- Heart rate, respiratory rate, blood pressure
- Autonomic nervous system
- Endocrine system
- Sensory-motor integration
Four main regions of the brain
- Cerebral hemispheres (2)
- Brain stem (Midbrain, Pons, and Medulla oblongata)
White and Gray Matter Distribution (in general)
- White matter is external
- Gray matter is centrally located
- There’s an additional layer of gray matter internal to the white matter in the cerebrum and cerebellum called the cortex.
Ventricles are CSF filled cavities (the things in blue) situated deep inside the brain.
The two lateral ventricles have anterior, posterior and inferior horns.
The interventricular foramen connects the lateral ventricles and the third ventricle.
The cerebral aqueduct connects the third and fourth ventricles together.
The fourth ventricle has a few holes called apertures, named by their relative positions, such as the lateral aperture and median aperture. The two lateral apertures provide a conduit for cerebrospinal fluid to flow from the brain’s ventricular system into the subarachnoid space. The flow of the CSF can be seen in this article.
Let’s start with the most caudal part of the brain – The Brain Stem
The brain stem is the most primitive part of the brain and is responsible for all automatic behavior (breathing, heart rate/force, blood pressure, hiccup/sneeze/cough/swallow). This is what connects the cerebrum and the spinal cord together and it’s heavily involved with the cranial nerves that innervate the face and neck.
The medulla oblongata is the lower half of the brainstem. Where the spinal cord ends and the medulla oblongata starts anatomically is the location of the magnum foramen.
The medulla contains brain nuclei (nerve cell bodies) called the Reticular Formation. These nuclei control the reflexes of the nearby cranial nerves while the rest control visceral functions.
Superior to the medulla oblongata is the Pons (latin for bridge). It is also inferior to the midbrain, and ventral to the cerebellum.
When we move up from the mint-green section (the medulla oblongata), we reach the white area, the pons, and it’s full of horizontal running fibers. Here are the ventral, lateral and dorsal views of the pons:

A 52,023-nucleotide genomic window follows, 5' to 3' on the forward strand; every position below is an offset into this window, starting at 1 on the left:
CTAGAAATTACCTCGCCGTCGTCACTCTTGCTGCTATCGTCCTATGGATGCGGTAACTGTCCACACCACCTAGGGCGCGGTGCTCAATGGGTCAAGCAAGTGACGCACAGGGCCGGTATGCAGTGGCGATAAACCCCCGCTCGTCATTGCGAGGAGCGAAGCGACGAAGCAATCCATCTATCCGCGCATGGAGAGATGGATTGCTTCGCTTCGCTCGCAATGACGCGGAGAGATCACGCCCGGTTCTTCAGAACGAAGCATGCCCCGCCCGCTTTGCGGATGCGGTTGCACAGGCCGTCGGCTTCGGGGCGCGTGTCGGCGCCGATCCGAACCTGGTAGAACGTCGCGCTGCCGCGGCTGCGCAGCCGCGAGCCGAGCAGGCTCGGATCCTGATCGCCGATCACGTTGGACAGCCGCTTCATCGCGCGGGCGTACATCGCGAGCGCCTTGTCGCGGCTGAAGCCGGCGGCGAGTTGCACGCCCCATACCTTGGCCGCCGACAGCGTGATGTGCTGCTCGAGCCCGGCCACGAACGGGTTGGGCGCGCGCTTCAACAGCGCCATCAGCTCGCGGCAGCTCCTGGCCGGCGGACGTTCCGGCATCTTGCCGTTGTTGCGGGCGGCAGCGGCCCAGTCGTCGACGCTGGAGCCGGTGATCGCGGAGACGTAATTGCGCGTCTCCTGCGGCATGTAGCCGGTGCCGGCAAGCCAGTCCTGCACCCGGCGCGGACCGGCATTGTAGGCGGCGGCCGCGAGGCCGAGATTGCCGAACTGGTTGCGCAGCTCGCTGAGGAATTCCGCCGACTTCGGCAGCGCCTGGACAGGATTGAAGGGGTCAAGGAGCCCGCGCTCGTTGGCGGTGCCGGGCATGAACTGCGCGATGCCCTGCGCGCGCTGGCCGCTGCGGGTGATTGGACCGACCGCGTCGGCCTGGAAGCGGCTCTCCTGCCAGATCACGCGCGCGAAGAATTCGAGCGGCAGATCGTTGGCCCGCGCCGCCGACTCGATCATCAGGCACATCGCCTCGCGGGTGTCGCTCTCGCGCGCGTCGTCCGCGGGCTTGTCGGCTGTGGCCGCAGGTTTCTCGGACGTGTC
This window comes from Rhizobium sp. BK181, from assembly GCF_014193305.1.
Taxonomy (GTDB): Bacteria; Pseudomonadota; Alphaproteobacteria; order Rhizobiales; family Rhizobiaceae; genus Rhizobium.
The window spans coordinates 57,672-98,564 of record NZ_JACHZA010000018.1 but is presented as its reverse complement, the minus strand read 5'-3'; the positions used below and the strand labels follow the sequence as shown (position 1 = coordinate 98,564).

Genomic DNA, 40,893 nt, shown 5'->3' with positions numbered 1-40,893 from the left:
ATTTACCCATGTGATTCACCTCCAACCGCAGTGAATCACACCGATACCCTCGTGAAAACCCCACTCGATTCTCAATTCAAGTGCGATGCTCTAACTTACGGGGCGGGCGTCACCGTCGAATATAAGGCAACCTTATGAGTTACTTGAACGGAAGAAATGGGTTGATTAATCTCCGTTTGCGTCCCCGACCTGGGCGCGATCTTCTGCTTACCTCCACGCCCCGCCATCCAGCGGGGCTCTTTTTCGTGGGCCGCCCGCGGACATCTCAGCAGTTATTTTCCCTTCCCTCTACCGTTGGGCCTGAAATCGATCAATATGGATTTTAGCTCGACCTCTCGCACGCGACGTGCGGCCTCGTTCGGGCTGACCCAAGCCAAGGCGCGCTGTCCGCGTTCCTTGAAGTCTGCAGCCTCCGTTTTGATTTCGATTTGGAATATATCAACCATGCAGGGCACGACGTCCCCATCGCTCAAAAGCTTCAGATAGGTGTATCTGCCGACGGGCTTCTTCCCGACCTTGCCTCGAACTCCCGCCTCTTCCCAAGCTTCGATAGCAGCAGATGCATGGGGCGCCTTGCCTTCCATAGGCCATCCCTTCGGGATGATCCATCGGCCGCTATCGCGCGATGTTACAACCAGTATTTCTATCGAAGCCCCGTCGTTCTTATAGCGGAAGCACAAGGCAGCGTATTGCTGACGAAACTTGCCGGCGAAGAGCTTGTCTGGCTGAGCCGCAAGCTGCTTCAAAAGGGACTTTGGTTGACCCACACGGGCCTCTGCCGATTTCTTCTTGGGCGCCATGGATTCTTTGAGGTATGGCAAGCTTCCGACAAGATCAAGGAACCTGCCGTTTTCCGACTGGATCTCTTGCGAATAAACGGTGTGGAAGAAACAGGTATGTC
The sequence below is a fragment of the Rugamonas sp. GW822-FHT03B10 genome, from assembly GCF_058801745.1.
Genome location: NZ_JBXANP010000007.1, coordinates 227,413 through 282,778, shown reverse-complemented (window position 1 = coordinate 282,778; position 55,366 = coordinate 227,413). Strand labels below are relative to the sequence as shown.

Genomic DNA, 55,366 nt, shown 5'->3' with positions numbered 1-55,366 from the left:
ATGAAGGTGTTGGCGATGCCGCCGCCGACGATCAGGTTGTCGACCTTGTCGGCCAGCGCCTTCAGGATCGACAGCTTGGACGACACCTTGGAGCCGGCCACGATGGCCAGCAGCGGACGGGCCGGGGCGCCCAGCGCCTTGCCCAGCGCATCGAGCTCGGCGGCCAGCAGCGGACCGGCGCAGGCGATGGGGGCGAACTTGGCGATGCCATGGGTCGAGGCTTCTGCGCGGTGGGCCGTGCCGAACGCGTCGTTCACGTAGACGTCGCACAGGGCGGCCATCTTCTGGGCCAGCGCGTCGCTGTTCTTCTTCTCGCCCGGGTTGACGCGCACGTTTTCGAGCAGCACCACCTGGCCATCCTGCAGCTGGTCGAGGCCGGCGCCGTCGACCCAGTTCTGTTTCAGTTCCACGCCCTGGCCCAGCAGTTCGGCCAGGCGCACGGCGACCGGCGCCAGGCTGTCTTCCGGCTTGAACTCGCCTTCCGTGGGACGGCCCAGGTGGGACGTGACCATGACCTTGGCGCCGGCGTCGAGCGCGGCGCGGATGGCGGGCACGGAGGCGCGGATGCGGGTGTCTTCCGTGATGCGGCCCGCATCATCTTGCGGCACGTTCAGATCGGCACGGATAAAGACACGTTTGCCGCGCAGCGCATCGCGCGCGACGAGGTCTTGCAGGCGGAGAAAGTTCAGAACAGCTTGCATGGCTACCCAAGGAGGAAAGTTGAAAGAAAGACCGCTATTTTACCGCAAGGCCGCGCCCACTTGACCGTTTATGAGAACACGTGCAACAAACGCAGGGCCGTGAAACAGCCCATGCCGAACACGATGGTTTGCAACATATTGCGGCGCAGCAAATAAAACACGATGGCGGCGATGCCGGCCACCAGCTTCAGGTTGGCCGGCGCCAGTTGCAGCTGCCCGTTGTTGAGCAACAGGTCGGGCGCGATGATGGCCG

The Mid Brain
The mid brain includes the cereberal peduncles plus two superior colliculi and two inferior colluculi. The four colliculi create the corpora quadrigemina of tectum.
The cerebral aqueduct (mentioned earlier with the ventricles) runs through the mid brain and periaqueductal gray matter surrounds the cerebral aqueduct.
Function: has to do with fight or flight reaction: Links the cerebrum’s perception of fear to the autonomic physiological reactions to fear… it can suppress pain or raise heart rate and blood pressure.
Review the Location of the Medulla Oblongata, Pons and Midbrain:
Located dorsal to the pons and medulla and separated from them by the 4th ventricle.
Smooths and coordinates body movements. Helps maintain equilibrium and posture.
The cerebellum is useful in athletes as its involved with muscle memory and motor skills. A little bit of language/problem solving as well but it’s more so involved with something that has a lot of steps to it (like dancing).
- Arbor vitae (white) contains axons that carry info to and from cerebellar cortex
- Cerebellar cortex (gray) generates instructions on how to correct movements
- Deep cerebellar nuclei (gray) relay these instructions to other parts of the brain
The cerebellum has to do with learning a new motor skill. Once mastered, skill becomes automatic – “motor memory” or “muscle memory.” It also plays a role in cognition, language, problem-solving, task planning by recognizing previous events.
Review… the superior, middle (it’s actually lateral) and inferior peduncles. The peduncles are just fibers that don’t intermingle. The pons is on top so it sends to the middle peduncle.
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YOU ARE HERE AT THE CNS
YOU ARE HERE AT THE CNS